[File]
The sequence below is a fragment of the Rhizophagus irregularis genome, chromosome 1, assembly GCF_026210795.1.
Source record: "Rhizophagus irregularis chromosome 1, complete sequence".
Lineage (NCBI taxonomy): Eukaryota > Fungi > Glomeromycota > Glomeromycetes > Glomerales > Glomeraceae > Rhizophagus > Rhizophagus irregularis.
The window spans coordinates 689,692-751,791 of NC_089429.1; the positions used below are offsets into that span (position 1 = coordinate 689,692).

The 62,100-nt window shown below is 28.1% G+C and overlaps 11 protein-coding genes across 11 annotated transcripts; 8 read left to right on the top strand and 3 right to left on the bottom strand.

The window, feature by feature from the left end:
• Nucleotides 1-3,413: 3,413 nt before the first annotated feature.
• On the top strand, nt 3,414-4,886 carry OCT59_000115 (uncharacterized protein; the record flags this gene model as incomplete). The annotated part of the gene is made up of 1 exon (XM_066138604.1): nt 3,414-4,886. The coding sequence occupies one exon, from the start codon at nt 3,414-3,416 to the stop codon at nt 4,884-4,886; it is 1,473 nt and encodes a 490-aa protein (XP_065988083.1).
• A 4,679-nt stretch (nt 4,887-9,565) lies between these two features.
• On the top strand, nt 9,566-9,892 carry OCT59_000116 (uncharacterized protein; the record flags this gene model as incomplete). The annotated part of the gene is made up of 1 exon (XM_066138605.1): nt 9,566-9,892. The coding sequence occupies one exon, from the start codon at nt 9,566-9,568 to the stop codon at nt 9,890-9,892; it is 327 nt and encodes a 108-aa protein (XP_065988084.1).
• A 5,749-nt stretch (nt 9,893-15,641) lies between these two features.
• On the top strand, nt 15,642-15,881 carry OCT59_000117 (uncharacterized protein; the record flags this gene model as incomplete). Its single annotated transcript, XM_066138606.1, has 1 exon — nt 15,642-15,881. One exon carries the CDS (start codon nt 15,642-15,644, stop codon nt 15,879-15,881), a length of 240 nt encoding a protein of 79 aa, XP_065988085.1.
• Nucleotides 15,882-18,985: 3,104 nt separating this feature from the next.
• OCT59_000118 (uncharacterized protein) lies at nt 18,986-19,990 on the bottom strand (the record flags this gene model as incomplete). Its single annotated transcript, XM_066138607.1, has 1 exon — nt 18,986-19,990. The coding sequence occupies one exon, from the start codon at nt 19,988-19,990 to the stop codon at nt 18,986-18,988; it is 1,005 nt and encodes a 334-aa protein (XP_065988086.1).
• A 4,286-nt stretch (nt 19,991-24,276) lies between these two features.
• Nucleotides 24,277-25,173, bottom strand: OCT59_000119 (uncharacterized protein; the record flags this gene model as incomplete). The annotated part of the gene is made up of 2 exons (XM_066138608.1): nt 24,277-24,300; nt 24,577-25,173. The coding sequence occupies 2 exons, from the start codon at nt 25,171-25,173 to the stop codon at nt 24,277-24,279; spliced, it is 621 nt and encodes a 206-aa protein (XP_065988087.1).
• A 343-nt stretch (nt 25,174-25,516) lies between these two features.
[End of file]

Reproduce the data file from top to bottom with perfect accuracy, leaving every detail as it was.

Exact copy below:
The sequence below is a fragment of the Rhizophagus irregularis genome, chromosome 1, assembly GCF_026210795.1.
Source record: "Rhizophagus irregularis chromosome 1, complete sequence".
Lineage (NCBI taxonomy): Eukaryota > Fungi > Glomeromycota > Glomeromycetes > Glomerales > Glomeraceae > Rhizophagus > Rhizophagus irregularis.
The window spans coordinates 689,692-751,791 of NC_089429.1; the positions used below are offsets into that span (position 1 = coordinate 689,692).

The 62,100-nt window shown below is 28.1% G+C and overlaps 11 protein-coding genes across 11 annotated transcripts; 8 read left to right on the top strand and 3 right to left on the bottom strand.

The window, feature by feature from the left end:
• Nucleotides 1-3,413: 3,413 nt before the first annotated feature.
• On the top strand, nt 3,414-4,886 carry OCT59_000115 (uncharacterized protein; the record flags this gene model as incomplete). The annotated part of the gene is made up of 1 exon (XM_066138604.1): nt 3,414-4,886. The coding sequence occupies one exon, from the start codon at nt 3,414-3,416 to the stop codon at nt 4,884-4,886; it is 1,473 nt and encodes a 490-aa protein (XP_065988083.1).
• A 4,679-nt stretch (nt 4,887-9,565) lies between these two features.
• On the top strand, nt 9,566-9,892 carry OCT59_000116 (uncharacterized protein; the record flags this gene model as incomplete). The annotated part of the gene is made up of 1 exon (XM_066138605.1): nt 9,566-9,892. The coding sequence occupies one exon, from the start codon at nt 9,566-9,568 to the stop codon at nt 9,890-9,892; it is 327 nt and encodes a 108-aa protein (XP_065988084.1).
• A 5,749-nt stretch (nt 9,893-15,641) lies between these two features.
• On the top strand, nt 15,642-15,881 carry OCT59_000117 (uncharacterized protein; the record flags this gene model as incomplete). Its single annotated transcript, XM_066138606.1, has 1 exon — nt 15,642-15,881. One exon carries the CDS (start codon nt 15,642-15,644, stop codon nt 15,879-15,881), a length of 240 nt encoding a protein of 79 aa, XP_065988085.1.
• Nucleotides 15,882-18,985: 3,104 nt separating this feature from the next.
• OCT59_000118 (uncharacterized protein) lies at nt 18,986-19,990 on the bottom strand (the record flags this gene model as incomplete). Its single annotated transcript, XM_066138607.1, has 1 exon — nt 18,986-19,990. The coding sequence occupies one exon, from the start codon at nt 19,988-19,990 to the stop codon at nt 18,986-18,988; it is 1,005 nt and encodes a 334-aa protein (XP_065988086.1).
• A 4,286-nt stretch (nt 19,991-24,276) lies between these two features.
• Nucleotides 24,277-25,173, bottom strand: OCT59_000119 (uncharacterized protein; the record flags this gene model as incomplete). The annotated part of the gene is made up of 2 exons (XM_066138608.1): nt 24,277-24,300; nt 24,577-25,173. The coding sequence occupies 2 exons, from the start codon at nt 25,171-25,173 to the stop codon at nt 24,277-24,279; spliced, it is 621 nt and encodes a 206-aa protein (XP_065988087.1).
• A 343-nt stretch (nt 25,174-25,516) lies between these two features.